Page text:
We all know that lack of sleep can make us feel a little off the next day. Groggy, unable to concentrate, and irritable: these are all sure indications of too little sleep (or sleep of poor quality). While the occasional night of tossing and turning is common for most people, too many sleepless night strung together could indicate a more serious issue. Sleep and mental health are connected, with one feeding off the other. More and more research is pointing out that not enough sleep can be damaging to your mental health. Here’s how.
What does a “normal” night of sleep look like?
A typical sleeper cycles through many 90-minute sleep cycles every night. These are divided into two stages that aren’t always equal in length.
Stage 1: Quiet sleep
During this stage, the sleeper begins to move into deep relaxation. Body temperature drops, breathing slows, and muscles begin to release and relax. Heart rate drops. At the very deepest part of this stage, the immune system gets a physiological boost.
Stage 2: Rapid eye movement (REM) sleep
This is the stage during which people dream. In parts of this stage, the body’s vital signs are nearly similar to when people are awake. Periods of REM sleep enhance learning and cognition and contribute to emotional health.
Contrary to what we might have heard from our parents, not everyone needs a solid eight hours of shut-eye to function well. In fact, the amount of sleep that people need varies widely not only depending on age but also within each age group. Generally, the amount of sleep required by age is as follows:
- Newborns: 16 to 18 hours
- Preschool-aged children: 11 to 12 hours
- School-aged children: Minimum of ten hours
- Teens: Nine to ten hours
- Adults (age 20-64): Seven to nine hours
- Seniors (age 65 and over): Seven to eight hours a day
Within each group, actual required amounts may vary depending on activity level and any underlying health issues.
What is certain and common across all groups is that sleep and mental health are closely connected. This is a connection that begins in childhood. According to a study from the Norwegian University of Science and Technology (NTNU), approximately 20% of toddlers have serious sleep disorders that increase their risk of developing psychiatric disorders by age six. Researchers found that the reverse of this was also true: toddlers with psychiatric disorders at four were at a higher risk of developing sleep disorders by the age of six.
Silje Steinsbekk, an associate professor and psychologist in NTNU’s department of psychology, emphasized the importance of early identification of poor sleep for early interventions, noting:
“It is common for children to have periods when they sleep poorly, but for some children, the problems are so extensive that they constitute a sleep disorder. Our research shows that it is important to identify children with sleep disorders, so that remedial measures can be taken. Sleeping badly or too little affects a child’s day-to-day functioning, but we are seeing that there are also long term repercussions.”
This chicken-and-egg puzzle of whether or not sleep disorders lead to mental health issues or vice versa has been puzzling researchers for 20 years. Insomnia used to be listed as a symptom of several mental health issues, including depression, anxiety, and bipolar disorder. Indeed, some studies have found that between 65 and 90% of adults with depression (and 90% of children) have a sleep disorder (usually insomnia).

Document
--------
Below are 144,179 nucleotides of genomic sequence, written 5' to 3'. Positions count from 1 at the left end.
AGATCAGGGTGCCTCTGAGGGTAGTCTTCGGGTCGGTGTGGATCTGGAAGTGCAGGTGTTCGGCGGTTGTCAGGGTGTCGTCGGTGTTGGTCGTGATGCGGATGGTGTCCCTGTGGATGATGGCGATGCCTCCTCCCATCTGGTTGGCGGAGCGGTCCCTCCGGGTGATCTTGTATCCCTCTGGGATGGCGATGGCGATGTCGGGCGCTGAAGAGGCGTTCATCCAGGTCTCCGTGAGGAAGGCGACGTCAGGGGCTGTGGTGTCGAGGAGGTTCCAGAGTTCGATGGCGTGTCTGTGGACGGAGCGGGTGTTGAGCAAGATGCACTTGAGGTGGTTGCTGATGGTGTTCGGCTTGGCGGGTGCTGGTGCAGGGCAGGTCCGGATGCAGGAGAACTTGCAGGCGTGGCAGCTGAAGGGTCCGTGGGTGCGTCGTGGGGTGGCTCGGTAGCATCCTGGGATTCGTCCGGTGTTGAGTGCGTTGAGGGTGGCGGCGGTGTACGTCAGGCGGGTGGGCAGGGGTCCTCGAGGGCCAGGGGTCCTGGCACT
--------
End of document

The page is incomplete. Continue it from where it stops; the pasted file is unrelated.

But this lack of sleep can also increase the risk of developing depression. Three longitudinal studies – one involving adults ages 21 to 30 and the other two involving teens – found that study participants who reported insomnia were four times as likely to develop depression. In the case of the teens, sleep problems developed before depression did.
On the other hand, lack of sleep makes patients less likely to respond to treatment for depression. Insomnia also increases the chance of relapse and increases the chances of a depressed patient thinking about or attempting suicide.
Even if you are not diagnosed with a mental illness, the benefits to a good night of sleep cannot be underestimated. Sleep is the time when our body’s vital systems repair themselves. The immune system gets a boost during sleep, and the brain gets time to solidify the connections it made during the waking period.
For people with mental illness, the connection between sleep and mental health cannot be ignored. Struggling with a mood disorder is hard enough when your body hasn’t had adequate rest.
If you are experiencing a period of acute insomnia, lasting two weeks or less, the best thing to do is to try to improve your sleep hygiene and wait it out. This can include making the following changes:
- Remove screens from your bedroom: Remove TVs, computers, and smartphones from your room and turn them off at least two hours before bed.
- Reserve your bedroom for intimacy and sleep only: Don’t read or work in your bed. If you like to read before bed, do so in a small chair in your room.
- Try hot tea or milk before bed: Warm milk or chamomile tea both have mild sedative properties that can ease you into a restful night’s sleep.
- Exercise at least four hours before bed: Getting regular exercise well before bedtime is a great way to increase your chances of a good night’s sleep.
- Shower in the evenings before bed: When you fall asleep, body temperature drops. Getting out of a hot shower can get that process started.
- Tidy up your room: Keep your bedside table neat and the clutter in your room to a minimum.
- Sleep dark, cold, and quiet: Use blackout curtains or an eye mask to block light and earplugs to keep out the sound. Keep your room cool and use the heaviest blankets you can.
If you make these changes and still find yourself sleepless after two weeks, talk to your doctor. Your sleep and mental health are important, and early intervention for both are important parts of treatment.